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    5. “But it can save lives and improve quality of life for some patients.”
    PCI isn’t right for every patient with cardiovascular disease, but in an acute setting, it’s often the procedure of choice. “Stents have been proven to be the best treatment for a patient having a heart attack in which one of the coronary arteries is usually totally blocked,” says Dr. Timmermans. Patients with severe blockages or symptoms that negatively affect their quality of life may be interested in elective PCI. “In a majority of situations, the goal of treatment of coronary artery stenosis with stents is to improve a patient’s symptoms and quality of life,” says Luke C. Kohan, MD, of Sentara Cardiology Specialists. “Elective angioplasty and PCI doesn’t reduce a person’s risk of heart attack or death, but it certainly can help people feel better and enjoy life.”

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    6. “It’s not a cure.”
    “The reality is that a stent can treat an area of stenosis in the artery, but the underlying process of atherosclerosis continues,” says Dr. Kohan. “This isn’t a cure for blocked arteries or cardiovascular disease,” says Dr. Pagley. “It does take care of the problem of a bad blockage or narrowed artery, but it’s not a cure and it’s very important that people know that. You still have cardiovascular disease and need to do risk factor modification.” Adds Dr. Zadeh, “Medications are a very powerful, important part of treatment. Cholesterol-lowering medications, typically statins, are an important part of stopping the disease.”

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    7. “Patients have more control than they think.”
    “Patients have much more control over their disease than we do,” says Dr. Zadeh. “Controlling risk factors is largely what determines what is going to happen.” Managing diabetes, high cholesterol, and high blood pressure; quitting smoking; losing weight; eating a healthy diet; and exercising are all within a patient’s power. But that’s easier said than done, of course. “What I recommend is if you need to modify risk factors, pick the one you’re most likely to be successful with and stick with that one. If you’re trying to do 4 to 5 things, you’re just going to end up throwing your hands up in frustration. It’s a long-term process; you’re not going to change all your habits in six weeks. Go one at a time and stick to it,” says Dr. Pagley.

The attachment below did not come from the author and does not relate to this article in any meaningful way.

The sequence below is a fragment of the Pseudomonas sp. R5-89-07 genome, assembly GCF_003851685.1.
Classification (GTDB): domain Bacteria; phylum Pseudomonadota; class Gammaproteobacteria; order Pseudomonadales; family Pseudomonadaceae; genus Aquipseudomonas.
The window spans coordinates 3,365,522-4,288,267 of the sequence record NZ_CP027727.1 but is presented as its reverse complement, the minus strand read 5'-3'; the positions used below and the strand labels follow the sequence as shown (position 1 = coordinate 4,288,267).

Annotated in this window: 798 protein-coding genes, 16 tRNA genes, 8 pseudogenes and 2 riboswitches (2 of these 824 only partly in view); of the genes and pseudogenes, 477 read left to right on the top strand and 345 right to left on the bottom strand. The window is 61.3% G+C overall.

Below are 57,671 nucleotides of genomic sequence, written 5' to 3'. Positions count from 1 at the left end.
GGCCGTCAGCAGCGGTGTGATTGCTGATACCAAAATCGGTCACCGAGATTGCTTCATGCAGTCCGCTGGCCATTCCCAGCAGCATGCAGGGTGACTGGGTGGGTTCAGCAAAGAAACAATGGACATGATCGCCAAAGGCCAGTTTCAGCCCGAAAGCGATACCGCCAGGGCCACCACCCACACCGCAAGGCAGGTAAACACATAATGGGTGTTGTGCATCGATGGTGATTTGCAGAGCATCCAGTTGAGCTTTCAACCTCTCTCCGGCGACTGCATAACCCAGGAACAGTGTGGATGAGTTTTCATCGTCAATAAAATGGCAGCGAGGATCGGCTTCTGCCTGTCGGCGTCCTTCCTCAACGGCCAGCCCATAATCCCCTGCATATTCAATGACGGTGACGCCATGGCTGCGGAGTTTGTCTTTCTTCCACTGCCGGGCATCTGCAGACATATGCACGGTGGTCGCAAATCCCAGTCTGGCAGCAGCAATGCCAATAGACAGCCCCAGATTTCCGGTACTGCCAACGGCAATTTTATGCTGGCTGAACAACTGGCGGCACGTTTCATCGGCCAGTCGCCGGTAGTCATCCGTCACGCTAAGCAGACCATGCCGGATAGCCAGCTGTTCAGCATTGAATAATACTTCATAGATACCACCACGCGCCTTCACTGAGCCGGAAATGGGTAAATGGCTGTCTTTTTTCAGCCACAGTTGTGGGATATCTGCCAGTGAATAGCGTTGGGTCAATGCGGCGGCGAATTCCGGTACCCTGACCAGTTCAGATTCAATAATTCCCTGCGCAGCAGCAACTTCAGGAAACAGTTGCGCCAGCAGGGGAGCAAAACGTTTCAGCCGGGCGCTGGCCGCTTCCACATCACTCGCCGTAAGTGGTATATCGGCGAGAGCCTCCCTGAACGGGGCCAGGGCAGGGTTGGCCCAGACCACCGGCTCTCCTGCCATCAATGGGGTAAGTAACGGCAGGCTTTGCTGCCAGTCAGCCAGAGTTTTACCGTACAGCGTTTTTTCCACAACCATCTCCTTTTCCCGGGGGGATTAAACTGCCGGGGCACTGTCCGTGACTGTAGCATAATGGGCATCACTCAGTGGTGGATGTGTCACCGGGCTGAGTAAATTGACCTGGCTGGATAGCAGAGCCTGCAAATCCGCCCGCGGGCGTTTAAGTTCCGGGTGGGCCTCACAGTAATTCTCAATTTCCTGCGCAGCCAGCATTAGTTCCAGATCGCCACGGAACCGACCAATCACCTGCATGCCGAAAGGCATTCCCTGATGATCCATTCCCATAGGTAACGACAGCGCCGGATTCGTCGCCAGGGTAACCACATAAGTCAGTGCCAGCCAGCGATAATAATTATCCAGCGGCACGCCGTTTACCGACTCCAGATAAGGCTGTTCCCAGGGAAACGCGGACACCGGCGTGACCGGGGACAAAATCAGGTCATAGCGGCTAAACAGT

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    8. “Prioritize exercise.”
    “Out of everything patients can do to modify their risk factors—changing diet, losing weight, reducing stress—the most important lifestyle modification to reduce the risk of current and future cardiovascular events is regular aerobic exercise,” says Dr. Pagley. “Patients always ask, ‘What kind of exercise is best?’ and I say, ‘Whichever one you’ll actually do.’ Walk, swim, do chair aerobics, yoga to some extent, a stationary bicycle. Four to five times a week, 30 to 45 minutes. Whatever you will do is the best exercise for you.”

Coronary Angioplasty With Stent (PCI): 8 Things Doctors Want You to Know
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Last Review Date: 2019 Mar 29